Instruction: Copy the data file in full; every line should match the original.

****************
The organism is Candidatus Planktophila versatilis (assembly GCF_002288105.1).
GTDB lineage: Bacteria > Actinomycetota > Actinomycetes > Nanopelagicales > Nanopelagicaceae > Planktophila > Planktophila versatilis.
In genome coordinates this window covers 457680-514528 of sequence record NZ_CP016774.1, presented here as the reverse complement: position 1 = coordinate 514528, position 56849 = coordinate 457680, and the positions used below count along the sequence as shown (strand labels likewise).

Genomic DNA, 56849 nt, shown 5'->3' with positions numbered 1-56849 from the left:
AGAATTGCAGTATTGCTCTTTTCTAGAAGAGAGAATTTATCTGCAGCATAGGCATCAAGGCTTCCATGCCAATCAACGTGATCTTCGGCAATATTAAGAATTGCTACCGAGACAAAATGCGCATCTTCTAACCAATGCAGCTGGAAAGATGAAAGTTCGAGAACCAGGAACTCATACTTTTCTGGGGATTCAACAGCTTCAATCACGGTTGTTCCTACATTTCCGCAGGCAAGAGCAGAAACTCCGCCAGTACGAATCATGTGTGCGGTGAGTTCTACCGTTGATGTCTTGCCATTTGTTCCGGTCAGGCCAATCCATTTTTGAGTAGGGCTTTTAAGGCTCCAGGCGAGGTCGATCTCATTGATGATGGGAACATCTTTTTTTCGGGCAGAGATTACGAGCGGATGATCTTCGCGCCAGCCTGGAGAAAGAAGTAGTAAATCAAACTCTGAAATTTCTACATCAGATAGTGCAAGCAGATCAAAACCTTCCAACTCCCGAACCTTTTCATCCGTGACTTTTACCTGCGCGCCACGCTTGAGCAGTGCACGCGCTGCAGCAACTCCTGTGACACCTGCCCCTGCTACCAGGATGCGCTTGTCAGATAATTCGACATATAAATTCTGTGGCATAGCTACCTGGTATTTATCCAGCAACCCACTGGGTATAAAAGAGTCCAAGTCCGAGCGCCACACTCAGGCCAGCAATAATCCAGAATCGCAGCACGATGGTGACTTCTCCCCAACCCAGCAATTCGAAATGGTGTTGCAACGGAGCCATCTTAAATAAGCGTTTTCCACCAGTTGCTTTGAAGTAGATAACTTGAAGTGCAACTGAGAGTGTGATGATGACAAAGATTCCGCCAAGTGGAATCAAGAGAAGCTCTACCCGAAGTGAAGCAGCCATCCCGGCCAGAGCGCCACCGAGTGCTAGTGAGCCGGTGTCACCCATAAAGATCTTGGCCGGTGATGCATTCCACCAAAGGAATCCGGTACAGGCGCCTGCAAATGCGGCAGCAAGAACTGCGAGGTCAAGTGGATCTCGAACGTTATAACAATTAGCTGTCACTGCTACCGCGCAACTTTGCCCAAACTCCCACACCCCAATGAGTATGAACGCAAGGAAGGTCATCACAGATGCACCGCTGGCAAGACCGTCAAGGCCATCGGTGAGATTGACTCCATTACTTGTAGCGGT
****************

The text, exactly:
The organism is Candidatus Planktophila versatilis (assembly GCF_002288105.1).
GTDB lineage: Bacteria > Actinomycetota > Actinomycetes > Nanopelagicales > Nanopelagicaceae > Planktophila > Planktophila versatilis.
In genome coordinates this window covers 457680-514528 of sequence record NZ_CP016774.1, presented here as the reverse complement: position 1 = coordinate 514528, position 56849 = coordinate 457680, and the positions used below count along the sequence as shown (strand labels likewise).

Genomic DNA, 56849 nt, shown 5'->3' with positions numbered 1-56849 from the left:
AGAATTGCAGTATTGCTCTTTTCTAGAAGAGAGAATTTATCTGCAGCATAGGCATCAAGGCTTCCATGCCAATCAACGTGATCTTCGGCAATATTAAGAATTGCTACCGAGACAAAATGCGCATCTTCTAACCAATGCAGCTGGAAAGATGAAAGTTCGAGAACCAGGAACTCATACTTTTCTGGGGATTCAACAGCTTCAATCACGGTTGTTCCTACATTTCCGCAGGCAAGAGCAGAAACTCCGCCAGTACGAATCATGTGTGCGGTGAGTTCTACCGTTGATGTCTTGCCATTTGTTCCGGTCAGGCCAATCCATTTTTGAGTAGGGCTTTTAAGGCTCCAGGCGAGGTCGATCTCATTGATGATGGGAACATCTTTTTTTCGGGCAGAGATTACGAGCGGATGATCTTCGCGCCAGCCTGGAGAAAGAAGTAGTAAATCAAACTCTGAAATTTCTACATCAGATAGTGCAAGCAGATCAAAACCTTCCAACTCCCGAACCTTTTCATCCGTGACTTTTACCTGCGCGCCACGCTTGAGCAGTGCACGCGCTGCAGCAACTCCTGTGACACCTGCCCCTGCTACCAGGATGCGCTTGTCAGATAATTCGACATATAAATTCTGTGGCATAGCTACCTGGTATTTATCCAGCAACCCACTGGGTATAAAAGAGTCCAAGTCCGAGCGCCACACTCAGGCCAGCAATAATCCAGAATCGCAGCACGATGGTGACTTCTCCCCAACCCAGCAATTCGAAATGGTGTTGCAACGGAGCCATCTTAAATAAGCGTTTTCCACCAGTTGCTTTGAAGTAGATAACTTGAAGTGCAACTGAGAGTGTGATGATGACAAAGATTCCGCCAAGTGGAATCAAGAGAAGCTCTACCCGAAGTGAAGCAGCCATCCCGGCCAGAGCGCCACCGAGTGCTAGTGAGCCGGTGTCACCCATAAAGATCTTGGCCGGTGATGCATTCCACCAAAGGAATCCGGTACAGGCGCCTGCAAATGCGGCAGCAAGAACTGCGAGGTCAAGTGGATCTCGAACGTTATAACAATTAGCTGTCACTGCTACCGCGCAACTTTGCCCAAACTCCCACACCCCAATGAGTATGAACGCAAGGAAGGTCATCACAGATGCACCGCTGGCAAGACCGTCAAGGCCATCGGTGAGATTGACTCCATTACTTGTAGCGGT